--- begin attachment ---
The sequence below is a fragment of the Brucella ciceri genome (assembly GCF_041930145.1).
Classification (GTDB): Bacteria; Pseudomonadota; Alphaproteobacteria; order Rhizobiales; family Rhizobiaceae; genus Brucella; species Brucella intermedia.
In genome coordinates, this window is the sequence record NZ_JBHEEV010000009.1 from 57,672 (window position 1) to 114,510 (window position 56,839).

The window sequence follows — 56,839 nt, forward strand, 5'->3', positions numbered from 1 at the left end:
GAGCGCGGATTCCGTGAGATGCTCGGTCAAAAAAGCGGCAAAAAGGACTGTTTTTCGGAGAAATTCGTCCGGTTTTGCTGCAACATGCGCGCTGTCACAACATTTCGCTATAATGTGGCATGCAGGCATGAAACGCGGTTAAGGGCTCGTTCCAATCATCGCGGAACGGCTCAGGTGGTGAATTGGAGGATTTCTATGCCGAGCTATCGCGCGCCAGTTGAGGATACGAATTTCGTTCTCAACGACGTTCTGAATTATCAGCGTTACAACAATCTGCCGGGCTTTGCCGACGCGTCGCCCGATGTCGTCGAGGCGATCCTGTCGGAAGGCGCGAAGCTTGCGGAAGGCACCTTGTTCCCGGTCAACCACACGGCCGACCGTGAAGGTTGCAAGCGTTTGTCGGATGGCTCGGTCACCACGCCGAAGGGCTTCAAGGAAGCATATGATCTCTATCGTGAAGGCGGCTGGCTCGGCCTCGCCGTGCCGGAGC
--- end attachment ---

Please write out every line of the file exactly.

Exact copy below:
The sequence below is a fragment of the Brucella ciceri genome (assembly GCF_041930145.1).
Classification (GTDB): Bacteria; Pseudomonadota; Alphaproteobacteria; order Rhizobiales; family Rhizobiaceae; genus Brucella; species Brucella intermedia.
In genome coordinates, this window is the sequence record NZ_JBHEEV010000009.1 from 57,672 (window position 1) to 114,510 (window position 56,839).

The window sequence follows — 56,839 nt, forward strand, 5'->3', positions numbered from 1 at the left end:
GAGCGCGGATTCCGTGAGATGCTCGGTCAAAAAAGCGGCAAAAAGGACTGTTTTTCGGAGAAATTCGTCCGGTTTTGCTGCAACATGCGCGCTGTCACAACATTTCGCTATAATGTGGCATGCAGGCATGAAACGCGGTTAAGGGCTCGTTCCAATCATCGCGGAACGGCTCAGGTGGTGAATTGGAGGATTTCTATGCCGAGCTATCGCGCGCCAGTTGAGGATACGAATTTCGTTCTCAACGACGTTCTGAATTATCAGCGTTACAACAATCTGCCGGGCTTTGCCGACGCGTCGCCCGATGTCGTCGAGGCGATCCTGTCGGAAGGCGCGAAGCTTGCGGAAGGCACCTTGTTCCCGGTCAACCACACGGCCGACCGTGAAGGTTGCAAGCGTTTGTCGGATGGCTCGGTCACCACGCCGAAGGGCTTCAAGGAAGCATATGATCTCTATCGTGAAGGCGGCTGGCTCGGCCTCGCCGTGCCGGAGC